Lifestyle

On the ball

At Valhalla Elementary School, recess wasn’t always this fun. Playground balls were hard to come by and many students just sat on benches instead of taking part in an activity.

That all changed this week.

A new toy shed — stocked with new playground equipment — opened Monday on the Valhalla playground. It’s the only shed of its kind in the district.

A unique feature to the shed is that it is staffed by students during recess — and they actually look forward to doing it.

The student monitors who work in the shed check out a piece of equipment to fellow students, who turn in their self-manager card to be hung in the shed. At the end of recess, students bring back the ball and they receive their self-manager card in return.

“It’s really bringing a change in responsible behavior,” said Tami Gamba, a para-educator and Valhalla Parent Teacher Association president who helped get the shed. “They’re actually learning responsibility and taking responsibility for themselves.”

Students in the second through sixth grade can be monitors.

“It’s fun because you get to work in the shed and pass out balls,” said Jessica Gamba, a second grader who works in the shed one recess a week. “It’s more fun than other days of the week.”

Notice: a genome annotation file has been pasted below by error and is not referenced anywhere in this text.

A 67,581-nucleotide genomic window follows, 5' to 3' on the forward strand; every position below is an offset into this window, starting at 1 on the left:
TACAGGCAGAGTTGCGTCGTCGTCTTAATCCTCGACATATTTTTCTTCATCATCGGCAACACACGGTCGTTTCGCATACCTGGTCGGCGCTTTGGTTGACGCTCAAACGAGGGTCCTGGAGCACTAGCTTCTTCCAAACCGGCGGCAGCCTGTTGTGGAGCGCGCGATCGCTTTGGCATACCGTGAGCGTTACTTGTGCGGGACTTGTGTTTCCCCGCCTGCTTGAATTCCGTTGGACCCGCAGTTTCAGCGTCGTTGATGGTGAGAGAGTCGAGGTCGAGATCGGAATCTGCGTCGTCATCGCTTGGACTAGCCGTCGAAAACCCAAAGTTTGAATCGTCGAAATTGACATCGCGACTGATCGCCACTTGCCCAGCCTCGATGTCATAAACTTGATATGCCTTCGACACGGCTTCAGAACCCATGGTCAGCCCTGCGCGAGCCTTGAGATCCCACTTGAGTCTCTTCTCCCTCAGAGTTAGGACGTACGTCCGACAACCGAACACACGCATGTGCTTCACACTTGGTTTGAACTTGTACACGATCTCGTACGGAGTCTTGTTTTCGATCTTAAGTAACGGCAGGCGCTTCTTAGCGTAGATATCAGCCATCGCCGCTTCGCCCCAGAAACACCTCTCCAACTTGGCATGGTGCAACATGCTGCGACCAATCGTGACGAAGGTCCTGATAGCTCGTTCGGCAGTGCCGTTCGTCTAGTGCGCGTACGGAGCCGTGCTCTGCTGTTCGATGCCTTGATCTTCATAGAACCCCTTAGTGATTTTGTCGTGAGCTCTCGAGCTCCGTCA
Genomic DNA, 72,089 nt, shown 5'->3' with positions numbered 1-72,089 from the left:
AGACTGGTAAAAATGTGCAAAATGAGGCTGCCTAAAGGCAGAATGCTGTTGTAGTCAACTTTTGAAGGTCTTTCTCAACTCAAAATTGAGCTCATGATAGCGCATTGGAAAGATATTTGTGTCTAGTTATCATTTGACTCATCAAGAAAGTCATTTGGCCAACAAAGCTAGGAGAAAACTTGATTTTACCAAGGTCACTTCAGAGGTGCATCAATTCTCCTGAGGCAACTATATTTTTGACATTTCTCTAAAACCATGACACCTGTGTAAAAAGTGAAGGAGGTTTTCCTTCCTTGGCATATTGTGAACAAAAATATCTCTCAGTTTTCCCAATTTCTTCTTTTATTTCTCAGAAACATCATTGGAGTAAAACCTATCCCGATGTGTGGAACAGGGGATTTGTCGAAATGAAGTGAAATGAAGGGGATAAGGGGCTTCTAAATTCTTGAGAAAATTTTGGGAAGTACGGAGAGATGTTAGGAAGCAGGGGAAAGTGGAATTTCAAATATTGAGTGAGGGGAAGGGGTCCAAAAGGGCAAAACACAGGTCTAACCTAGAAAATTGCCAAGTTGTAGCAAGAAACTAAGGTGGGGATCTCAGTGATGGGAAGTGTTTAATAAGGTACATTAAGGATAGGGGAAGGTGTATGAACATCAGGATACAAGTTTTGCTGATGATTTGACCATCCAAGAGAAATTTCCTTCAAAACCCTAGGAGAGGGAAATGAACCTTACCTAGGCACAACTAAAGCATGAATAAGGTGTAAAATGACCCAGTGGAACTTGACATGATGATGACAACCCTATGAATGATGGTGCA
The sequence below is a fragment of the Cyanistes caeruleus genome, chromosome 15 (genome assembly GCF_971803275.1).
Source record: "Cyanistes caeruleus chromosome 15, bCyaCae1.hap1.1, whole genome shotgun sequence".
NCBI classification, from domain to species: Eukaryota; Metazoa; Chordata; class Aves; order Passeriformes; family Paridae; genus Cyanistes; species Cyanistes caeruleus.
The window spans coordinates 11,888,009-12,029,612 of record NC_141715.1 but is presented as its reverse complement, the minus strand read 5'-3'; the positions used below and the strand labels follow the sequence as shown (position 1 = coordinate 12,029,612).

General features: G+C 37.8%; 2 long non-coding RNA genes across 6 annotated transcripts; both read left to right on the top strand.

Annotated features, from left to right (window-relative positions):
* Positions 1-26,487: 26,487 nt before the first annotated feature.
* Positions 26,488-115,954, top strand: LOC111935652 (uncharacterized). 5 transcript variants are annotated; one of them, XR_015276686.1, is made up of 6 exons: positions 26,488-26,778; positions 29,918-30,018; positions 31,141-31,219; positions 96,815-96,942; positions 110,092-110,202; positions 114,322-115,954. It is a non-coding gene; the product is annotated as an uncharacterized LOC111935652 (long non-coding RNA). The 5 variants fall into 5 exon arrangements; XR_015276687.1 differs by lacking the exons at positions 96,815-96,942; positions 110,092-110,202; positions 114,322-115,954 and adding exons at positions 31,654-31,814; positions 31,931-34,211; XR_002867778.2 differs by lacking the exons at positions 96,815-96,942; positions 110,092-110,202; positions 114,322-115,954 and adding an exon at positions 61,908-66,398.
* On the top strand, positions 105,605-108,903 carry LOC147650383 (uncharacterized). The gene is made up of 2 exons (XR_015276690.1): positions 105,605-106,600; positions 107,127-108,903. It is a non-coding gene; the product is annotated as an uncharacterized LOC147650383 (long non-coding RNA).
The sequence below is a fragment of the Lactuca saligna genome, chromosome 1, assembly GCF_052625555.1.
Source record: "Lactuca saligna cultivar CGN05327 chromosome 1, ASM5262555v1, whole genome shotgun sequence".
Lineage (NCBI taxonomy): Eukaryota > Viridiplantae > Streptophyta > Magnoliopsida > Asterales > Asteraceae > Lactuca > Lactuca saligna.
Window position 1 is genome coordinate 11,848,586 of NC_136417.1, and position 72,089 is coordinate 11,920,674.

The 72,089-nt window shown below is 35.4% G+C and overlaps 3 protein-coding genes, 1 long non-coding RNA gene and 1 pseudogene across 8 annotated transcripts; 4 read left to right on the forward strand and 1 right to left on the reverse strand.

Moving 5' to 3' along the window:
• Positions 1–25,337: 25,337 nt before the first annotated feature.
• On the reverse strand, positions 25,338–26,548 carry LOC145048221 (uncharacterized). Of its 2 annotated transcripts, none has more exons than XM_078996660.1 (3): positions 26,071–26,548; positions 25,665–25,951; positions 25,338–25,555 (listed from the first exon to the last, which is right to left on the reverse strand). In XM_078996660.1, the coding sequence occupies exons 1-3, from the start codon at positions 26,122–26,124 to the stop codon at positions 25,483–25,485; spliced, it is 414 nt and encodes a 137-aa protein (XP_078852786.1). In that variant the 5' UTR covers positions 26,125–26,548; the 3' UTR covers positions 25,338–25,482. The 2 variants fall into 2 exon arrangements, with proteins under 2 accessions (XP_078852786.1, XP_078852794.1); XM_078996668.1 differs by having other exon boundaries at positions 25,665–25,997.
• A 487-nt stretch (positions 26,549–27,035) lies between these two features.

The new equipment has also increased student activity during recess. Prior to the toy shed, each classroom of about 28 students only had three balls to play with. Many students would simply sit on benches during recess. Now, the students are excited to play.

“The turnaround is amazing of the kids who are actually playing now,” Gamba said. “The kids have the opportunity to come out there and get something different.”

The new toys include hula hoops, jump ropes, fox tails, 24 new basketballs, 24 new soccer balls and eight whistling vortex footballs.

The total project cost $3,500, which was paid for by PTA fundraisers.

Gamba came up with the idea last year, then did all the background work on what kind of shed to get and where to put it. She also ordered all the equipment to put inside it and signed up students to work at the shed.

“It’s been tough, but it’s been wonderful,” Gamba said. “The kids love it. It’s definitely teaching responsibility for all the kids. Anyone who wasn’t a self manger before wants to be one now. It’s turned into a major incentive program.”

Some teachers were worried the students wouldn’t be responsible enough to take control of their own toys.

“I said, ‘With that attitude, it won’t work,’” Gamba said. “Enough of us with a positive attitude and excited kids that we’re going to make it work. All the staff has been very supportive. It couldn’t have been done without the volunteer support.”

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